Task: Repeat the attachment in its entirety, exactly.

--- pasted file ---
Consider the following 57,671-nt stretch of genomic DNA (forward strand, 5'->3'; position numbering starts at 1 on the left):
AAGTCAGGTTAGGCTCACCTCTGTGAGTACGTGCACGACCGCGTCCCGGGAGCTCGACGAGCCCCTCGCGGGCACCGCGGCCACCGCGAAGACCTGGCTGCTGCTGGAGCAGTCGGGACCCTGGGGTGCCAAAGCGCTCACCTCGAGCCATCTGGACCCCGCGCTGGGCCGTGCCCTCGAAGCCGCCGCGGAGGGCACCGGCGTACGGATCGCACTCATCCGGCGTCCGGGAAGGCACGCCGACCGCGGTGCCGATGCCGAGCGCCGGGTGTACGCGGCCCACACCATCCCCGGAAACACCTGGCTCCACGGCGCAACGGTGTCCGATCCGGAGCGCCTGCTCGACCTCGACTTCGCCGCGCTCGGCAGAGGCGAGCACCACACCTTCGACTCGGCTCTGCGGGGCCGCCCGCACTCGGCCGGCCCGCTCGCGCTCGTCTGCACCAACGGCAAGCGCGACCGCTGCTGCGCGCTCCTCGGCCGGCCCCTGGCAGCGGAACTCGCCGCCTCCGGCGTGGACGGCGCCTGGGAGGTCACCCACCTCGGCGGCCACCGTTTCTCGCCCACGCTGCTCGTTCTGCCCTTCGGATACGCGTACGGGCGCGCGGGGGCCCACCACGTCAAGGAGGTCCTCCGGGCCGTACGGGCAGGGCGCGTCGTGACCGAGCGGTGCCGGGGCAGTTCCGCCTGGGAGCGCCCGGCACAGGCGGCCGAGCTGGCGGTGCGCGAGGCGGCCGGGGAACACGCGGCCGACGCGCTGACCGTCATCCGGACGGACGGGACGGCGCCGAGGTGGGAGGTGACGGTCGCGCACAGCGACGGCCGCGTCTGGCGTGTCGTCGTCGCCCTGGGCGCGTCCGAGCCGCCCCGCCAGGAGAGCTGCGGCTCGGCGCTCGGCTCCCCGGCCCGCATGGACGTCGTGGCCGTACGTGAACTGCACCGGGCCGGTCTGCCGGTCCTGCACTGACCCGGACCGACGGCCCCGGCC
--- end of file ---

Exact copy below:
Consider the following 57,671-nt stretch of genomic DNA (forward strand, 5'->3'; position numbering starts at 1 on the left):
AAGTCAGGTTAGGCTCACCTCTGTGAGTACGTGCACGACCGCGTCCCGGGAGCTCGACGAGCCCCTCGCGGGCACCGCGGCCACCGCGAAGACCTGGCTGCTGCTGGAGCAGTCGGGACCCTGGGGTGCCAAAGCGCTCACCTCGAGCCATCTGGACCCCGCGCTGGGCCGTGCCCTCGAAGCCGCCGCGGAGGGCACCGGCGTACGGATCGCACTCATCCGGCGTCCGGGAAGGCACGCCGACCGCGGTGCCGATGCCGAGCGCCGGGTGTACGCGGCCCACACCATCCCCGGAAACACCTGGCTCCACGGCGCAACGGTGTCCGATCCGGAGCGCCTGCTCGACCTCGACTTCGCCGCGCTCGGCAGAGGCGAGCACCACACCTTCGACTCGGCTCTGCGGGGCCGCCCGCACTCGGCCGGCCCGCTCGCGCTCGTCTGCACCAACGGCAAGCGCGACCGCTGCTGCGCGCTCCTCGGCCGGCCCCTGGCAGCGGAACTCGCCGCCTCCGGCGTGGACGGCGCCTGGGAGGTCACCCACCTCGGCGGCCACCGTTTCTCGCCCACGCTGCTCGTTCTGCCCTTCGGATACGCGTACGGGCGCGCGGGGGCCCACCACGTCAAGGAGGTCCTCCGGGCCGTACGGGCAGGGCGCGTCGTGACCGAGCGGTGCCGGGGCAGTTCCGCCTGGGAGCGCCCGGCACAGGCGGCCGAGCTGGCGGTGCGCGAGGCGGCCGGGGAACACGCGGCCGACGCGCTGACCGTCATCCGGACGGACGGGACGGCGCCGAGGTGGGAGGTGACGGTCGCGCACAGCGACGGCCGCGTCTGGCGTGTCGTCGTCGCCCTGGGCGCGTCCGAGCCGCCCCGCCAGGAGAGCTGCGGCTCGGCGCTCGGCTCCCCGGCCCGCATGGACGTCGTGGCCGTACGTGAACTGCACCGGGCCGGTCTGCCGGTCCTGCACTGACCCGGACCGACGGCCCCGGCC